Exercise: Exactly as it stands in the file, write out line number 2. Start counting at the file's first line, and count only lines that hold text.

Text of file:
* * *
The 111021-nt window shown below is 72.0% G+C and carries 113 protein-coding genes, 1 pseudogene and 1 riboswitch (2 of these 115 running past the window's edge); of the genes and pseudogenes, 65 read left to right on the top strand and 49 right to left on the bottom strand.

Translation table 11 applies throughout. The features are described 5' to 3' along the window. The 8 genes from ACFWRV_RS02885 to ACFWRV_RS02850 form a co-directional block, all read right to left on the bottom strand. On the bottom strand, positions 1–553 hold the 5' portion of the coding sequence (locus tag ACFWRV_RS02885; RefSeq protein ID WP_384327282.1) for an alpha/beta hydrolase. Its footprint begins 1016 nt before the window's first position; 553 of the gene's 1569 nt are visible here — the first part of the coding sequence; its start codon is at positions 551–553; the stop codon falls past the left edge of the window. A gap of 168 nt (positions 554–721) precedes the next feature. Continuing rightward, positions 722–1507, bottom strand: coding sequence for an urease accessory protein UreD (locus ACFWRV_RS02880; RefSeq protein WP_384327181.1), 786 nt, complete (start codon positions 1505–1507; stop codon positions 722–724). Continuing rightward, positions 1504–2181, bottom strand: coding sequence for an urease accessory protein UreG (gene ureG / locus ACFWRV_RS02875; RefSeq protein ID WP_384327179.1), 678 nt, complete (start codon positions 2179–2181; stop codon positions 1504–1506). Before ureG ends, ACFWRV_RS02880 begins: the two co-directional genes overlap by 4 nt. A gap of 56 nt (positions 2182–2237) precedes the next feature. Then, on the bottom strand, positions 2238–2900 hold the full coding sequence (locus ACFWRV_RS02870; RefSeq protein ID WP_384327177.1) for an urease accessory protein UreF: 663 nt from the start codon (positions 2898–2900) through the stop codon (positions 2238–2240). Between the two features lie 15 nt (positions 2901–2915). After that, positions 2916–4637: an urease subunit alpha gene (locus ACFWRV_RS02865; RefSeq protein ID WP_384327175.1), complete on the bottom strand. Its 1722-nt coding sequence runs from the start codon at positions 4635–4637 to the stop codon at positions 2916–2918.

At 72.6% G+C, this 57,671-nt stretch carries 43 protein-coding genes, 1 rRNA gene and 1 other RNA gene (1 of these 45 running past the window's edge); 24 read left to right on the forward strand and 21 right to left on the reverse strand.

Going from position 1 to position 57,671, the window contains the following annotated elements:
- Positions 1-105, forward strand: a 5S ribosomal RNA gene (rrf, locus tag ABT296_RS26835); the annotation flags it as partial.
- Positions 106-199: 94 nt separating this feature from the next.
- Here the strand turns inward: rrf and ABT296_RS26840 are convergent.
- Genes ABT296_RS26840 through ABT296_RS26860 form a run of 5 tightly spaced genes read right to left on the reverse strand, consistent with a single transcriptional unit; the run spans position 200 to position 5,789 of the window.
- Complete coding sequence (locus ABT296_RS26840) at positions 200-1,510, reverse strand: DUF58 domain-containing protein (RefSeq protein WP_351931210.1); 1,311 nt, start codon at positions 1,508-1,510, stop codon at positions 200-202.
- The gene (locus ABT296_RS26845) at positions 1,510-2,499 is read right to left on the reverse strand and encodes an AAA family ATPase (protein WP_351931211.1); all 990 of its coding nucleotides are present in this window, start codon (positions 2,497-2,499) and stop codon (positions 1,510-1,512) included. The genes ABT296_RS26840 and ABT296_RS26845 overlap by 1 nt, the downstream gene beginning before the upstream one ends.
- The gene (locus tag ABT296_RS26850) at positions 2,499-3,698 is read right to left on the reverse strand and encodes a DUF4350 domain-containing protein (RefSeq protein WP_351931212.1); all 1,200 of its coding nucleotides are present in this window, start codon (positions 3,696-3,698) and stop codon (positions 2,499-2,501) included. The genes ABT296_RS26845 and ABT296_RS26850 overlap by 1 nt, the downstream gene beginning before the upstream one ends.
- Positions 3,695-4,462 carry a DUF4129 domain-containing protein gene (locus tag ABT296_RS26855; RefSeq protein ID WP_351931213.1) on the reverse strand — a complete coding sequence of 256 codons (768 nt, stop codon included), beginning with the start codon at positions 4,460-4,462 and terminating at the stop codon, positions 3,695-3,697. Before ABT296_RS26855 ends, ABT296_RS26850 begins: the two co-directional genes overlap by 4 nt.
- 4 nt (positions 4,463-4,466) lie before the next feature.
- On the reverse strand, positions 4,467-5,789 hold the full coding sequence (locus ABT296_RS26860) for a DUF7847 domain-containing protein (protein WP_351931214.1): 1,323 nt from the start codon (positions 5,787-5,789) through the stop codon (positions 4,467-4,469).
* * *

Translation table 11 applies throughout. The features are described 5' to 3' along the window. The 8 genes from ACFWRV_RS02885 to ACFWRV_RS02850 form a co-directional block, all read right to left on the bottom strand. On the bottom strand, positions 1–553 hold the 5' portion of the coding sequence (locus tag ACFWRV_RS02885; RefSeq protein ID WP_384327282.1) for an alpha/beta hydrolase. Its footprint begins 1016 nt before the window's first position; 553 of the gene's 1569 nt are visible here — the first part of the coding sequence; its start codon is at positions 551–553; the stop codon falls past the left edge of the window. A gap of 168 nt (positions 554–721) precedes the next feature. Continuing rightward, positions 722–1507, bottom strand: coding sequence for an urease accessory protein UreD (locus ACFWRV_RS02880; RefSeq protein WP_384327181.1), 786 nt, complete (start codon positions 1505–1507; stop codon positions 722–724). Continuing rightward, positions 1504–2181, bottom strand: coding sequence for an urease accessory protein UreG (gene ureG / locus ACFWRV_RS02875; RefSeq protein ID WP_384327179.1), 678 nt, complete (start codon positions 2179–2181; stop codon positions 1504–1506). Before ureG ends, ACFWRV_RS02880 begins: the two co-directional genes overlap by 4 nt. A gap of 56 nt (positions 2182–2237) precedes the next feature. Then, on the bottom strand, positions 2238–2900 hold the full coding sequence (locus ACFWRV_RS02870; RefSeq protein ID WP_384327177.1) for an urease accessory protein UreF: 663 nt from the start codon (positions 2898–2900) through the stop codon (positions 2238–2240). Between the two features lie 15 nt (positions 2901–2915). After that, positions 2916–4637: an urease subunit alpha gene (locus ACFWRV_RS02865; RefSeq protein ID WP_384327175.1), complete on the bottom strand. Its 1722-nt coding sequence runs from the start codon at positions 4635–4637 to the stop codon at positions 2916–2918.